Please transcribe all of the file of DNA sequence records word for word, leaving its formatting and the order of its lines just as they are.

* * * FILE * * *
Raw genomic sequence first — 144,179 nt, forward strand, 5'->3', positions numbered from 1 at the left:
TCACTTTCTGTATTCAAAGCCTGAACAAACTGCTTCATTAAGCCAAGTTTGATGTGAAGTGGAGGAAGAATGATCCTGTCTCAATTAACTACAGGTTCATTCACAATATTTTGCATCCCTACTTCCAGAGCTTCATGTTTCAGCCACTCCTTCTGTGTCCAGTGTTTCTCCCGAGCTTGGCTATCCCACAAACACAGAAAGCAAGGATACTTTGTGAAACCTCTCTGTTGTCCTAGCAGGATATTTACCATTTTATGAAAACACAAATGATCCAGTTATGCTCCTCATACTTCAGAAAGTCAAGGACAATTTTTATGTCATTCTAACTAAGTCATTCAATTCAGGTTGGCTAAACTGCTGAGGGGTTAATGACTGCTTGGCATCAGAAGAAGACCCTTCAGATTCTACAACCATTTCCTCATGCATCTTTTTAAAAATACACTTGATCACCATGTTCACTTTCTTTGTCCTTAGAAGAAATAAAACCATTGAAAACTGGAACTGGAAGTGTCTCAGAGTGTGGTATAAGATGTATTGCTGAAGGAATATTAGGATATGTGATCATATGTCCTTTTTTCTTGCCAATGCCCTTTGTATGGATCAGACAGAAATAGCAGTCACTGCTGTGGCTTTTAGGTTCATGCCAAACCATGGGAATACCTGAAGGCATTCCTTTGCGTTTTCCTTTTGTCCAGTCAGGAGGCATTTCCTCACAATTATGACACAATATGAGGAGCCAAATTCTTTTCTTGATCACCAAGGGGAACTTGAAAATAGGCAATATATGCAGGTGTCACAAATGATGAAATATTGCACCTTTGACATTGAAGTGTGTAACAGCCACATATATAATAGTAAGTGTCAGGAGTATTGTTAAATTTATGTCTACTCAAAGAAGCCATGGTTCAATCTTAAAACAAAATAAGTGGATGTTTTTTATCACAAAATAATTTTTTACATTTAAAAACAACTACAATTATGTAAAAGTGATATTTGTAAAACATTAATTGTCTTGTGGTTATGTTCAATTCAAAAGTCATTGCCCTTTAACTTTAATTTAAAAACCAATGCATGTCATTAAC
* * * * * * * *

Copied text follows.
Raw genomic sequence first — 144,179 nt, forward strand, 5'->3', positions numbered from 1 at the left:
TCACTTTCTGTATTCAAAGCCTGAACAAACTGCTTCATTAAGCCAAGTTTGATGTGAAGTGGAGGAAGAATGATCCTGTCTCAATTAACTACAGGTTCATTCACAATATTTTGCATCCCTACTTCCAGAGCTTCATGTTTCAGCCACTCCTTCTGTGTCCAGTGTTTCTCCCGAGCTTGGCTATCCCACAAACACAGAAAGCAAGGATACTTTGTGAAACCTCTCTGTTGTCCTAGCAGGATATTTACCATTTTATGAAAACACAAATGATCCAGTTATGCTCCTCATACTTCAGAAAGTCAAGGACAATTTTTATGTCATTCTAACTAAGTCATTCAATTCAGGTTGGCTAAACTGCTGAGGGGTTAATGACTGCTTGGCATCAGAAGAAGACCCTTCAGATTCTACAACCATTTCCTCATGCATCTTTTTAAAAATACACTTGATCACCATGTTCACTTTCTTTGTCCTTAGAAGAAATAAAACCATTGAAAACTGGAACTGGAAGTGTCTCAGAGTGTGGTATAAGATGTATTGCTGAAGGAATATTAGGATATGTGATCATATGTCCTTTTTTCTTGCCAATGCCCTTTGTATGGATCAGACAGAAATAGCAGTCACTGCTGTGGCTTTTAGGTTCATGCCAAACCATGGGAATACCTGAAGGCATTCCTTTGCGTTTTCCTTTTGTCCAGTCAGGAGGCATTTCCTCACAATTATGACACAATATGAGGAGCCAAATTCTTTTCTTGATCACCAAGGGGAACTTGAAAATAGGCAATATATGCAGGTGTCACAAATGATGAAATATTGCACCTTTGACATTGAAGTGTGTAACAGCCACATATATAATAGTAAGTGTCAGGAGTATTGTTAAATTTATGTCTACTCAAAGAAGCCATGGTTCAATCTTAAAACAAAATAAGTGGATGTTTTTTATCACAAAATAATTTTTTACATTTAAAAACAACTACAATTATGTAAAAGTGATATTTGTAAAACATTAATTGTCTTGTGGTTATGTTCAATTCAAAAGTCATTGCCCTTTAACTTTAATTTAAAAACCAATGCATGTCATTAAC